• are familiar with the performance of their systems
    • can provide honest and objective information on strengths and weaknesses in time to score well on the audit.
  • Planning and prioritising – there are many different elements to accessibility: some are easier to implement than others and some have co-dependencies (for example EPUB files delivered through Adobe Digital Editions will lose many accessibility options). By providing early guidance on the things we’ll be auditing and the reasons why, suppliers can better plan ongoing improvements.

Schedule

We would like to plan an early draft of the audit tool before Christmas and receive critical feedback and improvement through January with a view to making it signing it off in February and making it public in February/March – ideally to tie in with London Book Fair. The audit itself is proposed to take place in late June through to mid-July with the results being made available in September. These will be crowd sourced as before but being a simpler process we hope to cover more publishers and aggregators.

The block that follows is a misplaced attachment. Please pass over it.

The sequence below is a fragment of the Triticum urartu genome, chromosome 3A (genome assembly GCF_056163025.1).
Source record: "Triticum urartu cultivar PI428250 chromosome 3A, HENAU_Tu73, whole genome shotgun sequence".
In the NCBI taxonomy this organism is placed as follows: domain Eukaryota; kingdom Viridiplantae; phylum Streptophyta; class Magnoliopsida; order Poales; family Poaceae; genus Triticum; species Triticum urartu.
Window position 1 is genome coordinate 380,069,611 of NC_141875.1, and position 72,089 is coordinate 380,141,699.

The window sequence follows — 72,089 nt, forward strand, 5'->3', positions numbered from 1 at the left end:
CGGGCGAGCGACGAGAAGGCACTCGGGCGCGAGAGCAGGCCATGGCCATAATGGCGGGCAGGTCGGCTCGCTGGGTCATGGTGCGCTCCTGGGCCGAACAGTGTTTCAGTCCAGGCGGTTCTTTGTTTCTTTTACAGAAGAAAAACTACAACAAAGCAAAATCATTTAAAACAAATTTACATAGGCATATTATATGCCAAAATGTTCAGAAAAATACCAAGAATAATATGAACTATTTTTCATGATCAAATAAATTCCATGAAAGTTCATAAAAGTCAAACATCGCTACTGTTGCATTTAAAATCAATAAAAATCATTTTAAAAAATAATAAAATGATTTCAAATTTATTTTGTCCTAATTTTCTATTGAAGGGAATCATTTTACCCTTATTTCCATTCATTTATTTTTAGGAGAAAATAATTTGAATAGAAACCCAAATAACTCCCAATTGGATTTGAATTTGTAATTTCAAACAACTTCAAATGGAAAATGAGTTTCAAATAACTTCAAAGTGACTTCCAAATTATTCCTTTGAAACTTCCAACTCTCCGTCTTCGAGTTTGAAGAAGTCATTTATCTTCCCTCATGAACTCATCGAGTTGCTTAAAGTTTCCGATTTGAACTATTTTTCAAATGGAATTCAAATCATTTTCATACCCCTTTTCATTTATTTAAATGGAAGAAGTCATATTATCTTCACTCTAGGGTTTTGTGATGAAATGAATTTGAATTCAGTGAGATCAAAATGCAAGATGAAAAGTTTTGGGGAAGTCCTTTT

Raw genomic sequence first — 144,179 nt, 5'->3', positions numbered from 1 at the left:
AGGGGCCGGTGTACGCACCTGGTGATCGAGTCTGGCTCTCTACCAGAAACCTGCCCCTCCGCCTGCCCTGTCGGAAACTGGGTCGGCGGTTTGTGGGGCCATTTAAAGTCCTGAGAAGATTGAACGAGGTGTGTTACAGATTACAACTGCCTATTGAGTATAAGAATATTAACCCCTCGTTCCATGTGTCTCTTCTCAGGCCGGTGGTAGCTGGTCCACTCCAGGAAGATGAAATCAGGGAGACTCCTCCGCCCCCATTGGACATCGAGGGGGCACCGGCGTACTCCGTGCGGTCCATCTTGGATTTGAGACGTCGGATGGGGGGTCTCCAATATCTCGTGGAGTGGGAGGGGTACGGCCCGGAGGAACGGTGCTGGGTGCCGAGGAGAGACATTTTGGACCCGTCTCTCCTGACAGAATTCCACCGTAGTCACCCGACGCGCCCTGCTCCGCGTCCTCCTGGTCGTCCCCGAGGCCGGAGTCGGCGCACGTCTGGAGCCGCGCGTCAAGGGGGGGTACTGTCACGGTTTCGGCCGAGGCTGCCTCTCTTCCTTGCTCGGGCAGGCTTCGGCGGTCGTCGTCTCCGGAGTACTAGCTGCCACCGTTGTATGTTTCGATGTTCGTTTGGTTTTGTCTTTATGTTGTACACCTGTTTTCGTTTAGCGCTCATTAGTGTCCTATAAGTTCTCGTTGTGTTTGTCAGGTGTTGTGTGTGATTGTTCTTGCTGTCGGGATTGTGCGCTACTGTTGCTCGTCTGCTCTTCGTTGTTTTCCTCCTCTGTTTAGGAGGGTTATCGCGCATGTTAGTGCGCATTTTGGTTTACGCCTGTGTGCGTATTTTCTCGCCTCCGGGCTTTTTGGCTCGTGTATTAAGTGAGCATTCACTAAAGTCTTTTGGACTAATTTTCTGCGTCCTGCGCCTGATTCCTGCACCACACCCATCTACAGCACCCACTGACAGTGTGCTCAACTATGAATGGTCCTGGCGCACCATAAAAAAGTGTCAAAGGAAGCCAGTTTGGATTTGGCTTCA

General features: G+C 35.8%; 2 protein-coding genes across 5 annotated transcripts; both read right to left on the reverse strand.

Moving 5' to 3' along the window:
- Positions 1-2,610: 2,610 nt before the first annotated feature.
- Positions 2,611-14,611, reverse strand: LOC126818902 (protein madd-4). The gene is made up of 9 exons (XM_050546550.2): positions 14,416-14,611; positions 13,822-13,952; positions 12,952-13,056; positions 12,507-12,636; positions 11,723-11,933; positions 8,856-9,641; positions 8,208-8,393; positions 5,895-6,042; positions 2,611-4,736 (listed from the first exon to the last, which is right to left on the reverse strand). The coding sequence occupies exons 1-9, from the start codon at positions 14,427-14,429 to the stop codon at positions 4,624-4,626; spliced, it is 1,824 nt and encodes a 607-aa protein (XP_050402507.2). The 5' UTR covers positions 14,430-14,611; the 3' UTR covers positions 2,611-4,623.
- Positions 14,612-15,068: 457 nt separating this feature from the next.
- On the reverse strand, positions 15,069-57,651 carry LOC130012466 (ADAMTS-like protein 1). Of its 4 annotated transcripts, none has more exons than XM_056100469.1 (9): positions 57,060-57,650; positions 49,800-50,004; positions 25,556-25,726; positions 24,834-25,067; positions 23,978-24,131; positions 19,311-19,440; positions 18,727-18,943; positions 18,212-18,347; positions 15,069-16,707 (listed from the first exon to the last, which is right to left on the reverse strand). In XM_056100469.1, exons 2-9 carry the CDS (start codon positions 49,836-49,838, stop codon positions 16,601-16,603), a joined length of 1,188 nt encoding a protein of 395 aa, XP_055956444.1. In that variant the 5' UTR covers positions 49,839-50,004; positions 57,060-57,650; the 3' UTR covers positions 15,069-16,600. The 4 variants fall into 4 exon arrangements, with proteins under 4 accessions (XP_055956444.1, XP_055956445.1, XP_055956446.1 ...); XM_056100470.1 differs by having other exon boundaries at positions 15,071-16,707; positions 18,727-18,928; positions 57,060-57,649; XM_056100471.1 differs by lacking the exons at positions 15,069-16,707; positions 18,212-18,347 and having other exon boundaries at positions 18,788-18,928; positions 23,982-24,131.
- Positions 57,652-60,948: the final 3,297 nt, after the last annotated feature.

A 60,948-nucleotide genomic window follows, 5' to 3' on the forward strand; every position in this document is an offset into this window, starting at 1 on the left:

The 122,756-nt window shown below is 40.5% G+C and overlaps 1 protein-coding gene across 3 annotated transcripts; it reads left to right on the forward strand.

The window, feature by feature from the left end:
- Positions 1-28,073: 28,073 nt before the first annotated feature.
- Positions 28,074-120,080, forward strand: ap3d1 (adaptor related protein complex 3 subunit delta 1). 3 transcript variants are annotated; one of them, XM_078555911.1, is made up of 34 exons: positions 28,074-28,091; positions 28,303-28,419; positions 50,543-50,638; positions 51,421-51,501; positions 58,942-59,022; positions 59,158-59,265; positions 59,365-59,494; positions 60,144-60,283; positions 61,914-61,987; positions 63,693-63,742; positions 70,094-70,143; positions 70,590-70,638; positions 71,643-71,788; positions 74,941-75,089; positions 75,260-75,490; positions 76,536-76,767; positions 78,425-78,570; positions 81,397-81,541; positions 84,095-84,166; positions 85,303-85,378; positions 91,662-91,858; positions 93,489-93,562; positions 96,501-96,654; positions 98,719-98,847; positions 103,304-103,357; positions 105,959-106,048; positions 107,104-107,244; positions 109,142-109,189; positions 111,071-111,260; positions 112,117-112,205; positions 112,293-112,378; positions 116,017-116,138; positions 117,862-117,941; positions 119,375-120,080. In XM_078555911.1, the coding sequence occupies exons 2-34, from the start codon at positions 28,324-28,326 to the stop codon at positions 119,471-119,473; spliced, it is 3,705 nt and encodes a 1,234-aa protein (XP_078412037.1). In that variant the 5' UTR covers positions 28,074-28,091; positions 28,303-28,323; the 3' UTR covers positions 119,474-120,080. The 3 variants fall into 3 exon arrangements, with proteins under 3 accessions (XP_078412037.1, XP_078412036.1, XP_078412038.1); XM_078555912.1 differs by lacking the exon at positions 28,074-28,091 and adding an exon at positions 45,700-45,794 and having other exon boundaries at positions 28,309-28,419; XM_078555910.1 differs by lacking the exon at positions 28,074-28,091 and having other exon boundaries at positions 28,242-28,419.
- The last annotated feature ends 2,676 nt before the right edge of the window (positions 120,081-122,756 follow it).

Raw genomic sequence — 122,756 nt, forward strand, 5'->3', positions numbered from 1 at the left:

Honesty versus quality

We are ultimately interested in honesty and transparency so that learning providers can make informed decisions. However, we are aware there could be potential confusion if wholly inaccessible platforms get top scores due to ruthlessly honesty whilst excellent accessible platforms get poor scores just because the marketing department don’t get their act together. Consequently, we are keen to work with publishers and aggregators to identify simple ways in which we might provide a simple composite score allowing both honesty and quality to be rewarded.

Working together

We do not want this to be ‘something being done to’ publishers and aggregators. We are working with the Publishers Association to bring together library and disability staff along with publishers and aggregators on 18th January from 11am – 1pm in London. Numbers will be limited but if you’d like to be part of the process please register your initial interest. We’ll provide confirmation details in early January.